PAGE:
Storytelling: Shared narratives of research and practice
  • Jill Craigie Theatre, RLB101, RLB Atrium 3, Roland Levinsky Building, University of Plymouth

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A postgraduate symposium hosted by
MA Fine Art / MA Contemporary Art Practice
School of Art, Design and Architecture

About the campfire, folk gather. It’s a frightening thing but it keeps us warm. The tales we tell are its fuel. Each of us has arrived here by different means — journeyed diverging paths. Our stories are vehicles for memory, for process, for findings. They live among us, in the flickering circle we occupy. What we choose to tell and how we choose to tell it matters, in the light of our fire and into the darkness long after.

As makers and researchers, we are in a constant exchange of stories and telling: between artist and work, between work and audience, between all the voices of the past and all the ears of the future. Stories can be about place, about people, about things, about time, about a pile of dry sticks. The telling is the spark, the medium, the performance.

MA Fine Art hosts a day of presentations, interventions and talks from MA students across courses in the School of Art, Design and Architecture at the University of Plymouth. This exciting one-day postgraduate symposium and exhibition considers how stories and telling stories are central to how we imagine work, make work, and communicate through our work.

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1

Our keynote speaker for the day is artist Abigail Reynolds

Her diverse practice reflects different aspects of storytelling: from her projects on lost libraries throughout history, to the new life she gives to beach sand through the manufacturing of glass.
Keynote title:
Strange Attractor - Narrations of plurality in art practice

<p>Abigail Reynolds</p>
Biography
Abigail Reynolds lives in St Just, Cornwall, and has a studio at Porthmeor in St Ives. She studied English Literature at St Catherine's College Oxford University and subsequently Fine Art at MA level at Goldsmiths College, University of London. 
Over 2022 Abigail will be exhibiting across the cities of the British Art Show 9 tour. She has just completed a permanent major commission for Kresen Kernow, the Cornish archive centre, accompanied by a publication. She will have a solo exhibition at Kestle Barton April 10th - June 12th.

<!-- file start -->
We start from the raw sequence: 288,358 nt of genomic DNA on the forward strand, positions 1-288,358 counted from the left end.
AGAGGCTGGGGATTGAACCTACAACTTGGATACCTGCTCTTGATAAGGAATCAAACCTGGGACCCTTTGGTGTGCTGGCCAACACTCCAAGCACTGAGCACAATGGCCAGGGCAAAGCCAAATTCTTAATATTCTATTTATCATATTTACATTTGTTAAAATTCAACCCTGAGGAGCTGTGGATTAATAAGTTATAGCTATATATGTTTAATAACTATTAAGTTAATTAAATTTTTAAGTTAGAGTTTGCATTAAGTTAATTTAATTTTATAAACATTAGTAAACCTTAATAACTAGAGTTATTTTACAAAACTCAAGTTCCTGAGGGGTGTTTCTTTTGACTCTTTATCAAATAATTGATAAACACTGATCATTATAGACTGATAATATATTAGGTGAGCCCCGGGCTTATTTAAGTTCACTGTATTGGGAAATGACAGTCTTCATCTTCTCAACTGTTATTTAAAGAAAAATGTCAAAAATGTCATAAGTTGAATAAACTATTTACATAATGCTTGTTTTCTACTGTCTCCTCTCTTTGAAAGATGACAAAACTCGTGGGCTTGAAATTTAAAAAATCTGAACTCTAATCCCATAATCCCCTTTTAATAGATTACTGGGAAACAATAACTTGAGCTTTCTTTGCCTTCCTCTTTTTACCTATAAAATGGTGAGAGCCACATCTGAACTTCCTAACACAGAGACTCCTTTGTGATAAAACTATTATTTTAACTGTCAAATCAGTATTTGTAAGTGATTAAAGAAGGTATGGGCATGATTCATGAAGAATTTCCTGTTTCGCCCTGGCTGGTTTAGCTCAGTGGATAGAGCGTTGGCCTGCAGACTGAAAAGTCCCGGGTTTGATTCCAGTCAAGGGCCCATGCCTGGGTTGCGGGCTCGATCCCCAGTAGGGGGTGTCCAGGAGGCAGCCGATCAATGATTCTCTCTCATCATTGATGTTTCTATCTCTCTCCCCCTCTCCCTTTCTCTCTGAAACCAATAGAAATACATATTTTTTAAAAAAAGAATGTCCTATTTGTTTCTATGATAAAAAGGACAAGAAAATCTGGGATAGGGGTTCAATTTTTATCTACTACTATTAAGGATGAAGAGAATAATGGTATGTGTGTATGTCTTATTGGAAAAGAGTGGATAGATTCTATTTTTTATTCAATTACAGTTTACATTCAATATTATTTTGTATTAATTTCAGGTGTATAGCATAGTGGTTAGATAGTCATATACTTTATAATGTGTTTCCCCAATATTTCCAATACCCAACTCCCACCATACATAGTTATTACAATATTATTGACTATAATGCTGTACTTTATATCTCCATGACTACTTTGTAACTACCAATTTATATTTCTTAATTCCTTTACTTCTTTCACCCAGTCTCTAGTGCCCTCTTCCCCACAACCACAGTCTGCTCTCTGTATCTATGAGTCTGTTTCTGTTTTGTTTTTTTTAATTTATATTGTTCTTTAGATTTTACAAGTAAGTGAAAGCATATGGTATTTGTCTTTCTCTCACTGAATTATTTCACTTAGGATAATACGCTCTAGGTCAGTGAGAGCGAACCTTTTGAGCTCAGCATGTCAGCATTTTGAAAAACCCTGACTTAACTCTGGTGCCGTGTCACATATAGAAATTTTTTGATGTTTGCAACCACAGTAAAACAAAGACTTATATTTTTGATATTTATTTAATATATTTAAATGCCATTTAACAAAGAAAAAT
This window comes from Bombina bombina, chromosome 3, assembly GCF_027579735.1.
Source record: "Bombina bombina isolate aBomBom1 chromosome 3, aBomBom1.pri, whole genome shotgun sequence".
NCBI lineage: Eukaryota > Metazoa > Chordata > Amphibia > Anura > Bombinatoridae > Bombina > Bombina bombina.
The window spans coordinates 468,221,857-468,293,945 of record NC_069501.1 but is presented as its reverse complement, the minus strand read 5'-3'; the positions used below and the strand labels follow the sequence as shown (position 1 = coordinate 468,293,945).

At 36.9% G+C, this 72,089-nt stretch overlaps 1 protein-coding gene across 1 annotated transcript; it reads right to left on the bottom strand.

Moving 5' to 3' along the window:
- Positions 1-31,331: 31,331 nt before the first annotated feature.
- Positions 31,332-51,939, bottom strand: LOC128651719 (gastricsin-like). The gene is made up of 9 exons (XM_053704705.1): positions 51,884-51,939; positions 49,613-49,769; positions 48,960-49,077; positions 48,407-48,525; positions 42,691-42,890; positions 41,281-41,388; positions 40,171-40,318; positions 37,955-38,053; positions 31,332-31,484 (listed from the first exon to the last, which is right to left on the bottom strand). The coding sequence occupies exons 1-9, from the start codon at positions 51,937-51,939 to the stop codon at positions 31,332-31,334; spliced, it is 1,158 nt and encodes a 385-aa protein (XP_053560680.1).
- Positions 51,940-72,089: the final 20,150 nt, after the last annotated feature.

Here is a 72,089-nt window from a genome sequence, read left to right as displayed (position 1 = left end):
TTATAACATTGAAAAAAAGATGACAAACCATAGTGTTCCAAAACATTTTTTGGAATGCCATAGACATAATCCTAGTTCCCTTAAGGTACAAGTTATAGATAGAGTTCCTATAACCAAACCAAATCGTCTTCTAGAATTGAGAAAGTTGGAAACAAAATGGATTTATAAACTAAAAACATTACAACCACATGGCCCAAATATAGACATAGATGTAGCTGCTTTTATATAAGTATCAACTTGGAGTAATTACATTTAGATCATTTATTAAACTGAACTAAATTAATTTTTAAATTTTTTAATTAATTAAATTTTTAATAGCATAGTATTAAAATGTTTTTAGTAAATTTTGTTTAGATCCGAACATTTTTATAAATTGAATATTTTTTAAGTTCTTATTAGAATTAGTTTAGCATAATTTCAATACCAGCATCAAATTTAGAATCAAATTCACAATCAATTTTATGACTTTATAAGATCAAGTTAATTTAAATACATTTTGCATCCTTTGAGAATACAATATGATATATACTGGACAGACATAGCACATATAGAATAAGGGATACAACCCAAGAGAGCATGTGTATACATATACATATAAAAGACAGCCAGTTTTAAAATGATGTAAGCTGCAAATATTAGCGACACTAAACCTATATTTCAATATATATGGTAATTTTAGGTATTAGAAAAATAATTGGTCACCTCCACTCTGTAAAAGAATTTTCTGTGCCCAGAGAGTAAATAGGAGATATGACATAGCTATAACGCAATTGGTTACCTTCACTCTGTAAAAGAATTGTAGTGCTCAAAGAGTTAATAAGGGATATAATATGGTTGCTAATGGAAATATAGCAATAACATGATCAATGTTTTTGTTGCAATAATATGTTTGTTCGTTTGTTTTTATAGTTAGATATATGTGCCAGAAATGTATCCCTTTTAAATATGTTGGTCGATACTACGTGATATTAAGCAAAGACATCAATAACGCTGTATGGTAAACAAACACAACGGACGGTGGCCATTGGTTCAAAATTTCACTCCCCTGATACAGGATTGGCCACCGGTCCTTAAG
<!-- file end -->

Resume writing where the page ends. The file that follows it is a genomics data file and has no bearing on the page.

In March 2016 Abigail was awarded the BMW Art Journey prize at Art Basel, to travel to lost libraries along the Silk Road. Her book 'Lost Libraries' documenting this journey was published by Hatje Cantz in 2018.

For more detail visit www.abigailreynoldsarchive.com
Statement
Much of my work starts with images printed in books. Widely circulated images (for example, London’s monuments) shape our shared perception of places and identities, by which individuals navigate. 
I often use my work to think about how subjectivity is mapped onto both place and time. Photography is a direct way to think about time: you can’t avoid time with a photograph. I often work sculpturally with the fold, as a concept as well as a form. Glass is an important element in my work. I use it like a lens to focus the act of looking. This is also an extension of photographic looking which is necessarily through a glass lens.
Whether I am working on a sculpture, a film or an event, all my work is in essence collage: the practice of bringing found materials into a fresh context. As I work, I try to expose and spatialise the ideological and the formal structure of an image or a place. 
 

Schedule

RLB Atrium

0930-1015 Reception (Coffee)

0930-1600 Neil Robinson - Installation

1245-1340 Neil Robinson – Live demonstration

Jill Craigie Cinema

1030-1045 Introduction: Stories and Storytelling - Neil Robinson and Trudi Browett

1045-1140 Panel A: Strange Transmissions - Trudi Browett; Sam Machell; Jamie House

1150-1245 Keynote: Abigail Reynolds - Strange Attractor - Narrations of Plurality in Art Practice

1340-1435 Panel B: Time Frames and Cycles - Betty Marsh; Lucy Lepchani; Aldous George

1450-1540 Panel C: With Matter in Hand - Julie Ellis and Derek Dickinson; Victoria McTavish

1600-1645 Panel D: Telling Liminal Encounters - Neil Robinson; Mitch Mackay

1645-1700 Closing words - Sam Machell

RLB 101

1000 – Opening of exhibition of Installed Works

1030-1600 Exhibition of installed and moving image works related to the symposium theme of Stories and Storytelling

Abstracts

Trudi Browett, MA Fine Art - What’s in a story?

Trudi Browett, MA Fine Art
What’s in a story?

Children feast on the spoken word, on the rhymes and lush illustrations in story books, their diet of fiction fed to them by trusted (or not) adults in the safety (or not) of the schoolroom or home. This presentation explores the development of my book-lantern created earlier this year using themes derived from the fairy tale portrayal of females through four representational stages of life: baby, girl, woman and crone. In contrast to the formal layout of the book, and the cold stillness of the lantern’s silhouettes, female representations are converted to shadow theatre players, bringing them to life and breaking their stillness as they move through the flow of light. In shadow scenes there can be movement and freedom; the creator has a chance to play with the codes, the archetypes, and to disrupt the themes. Imprecision is introduced, the words removed, the stories are set free and the tropes can be turned on their heads.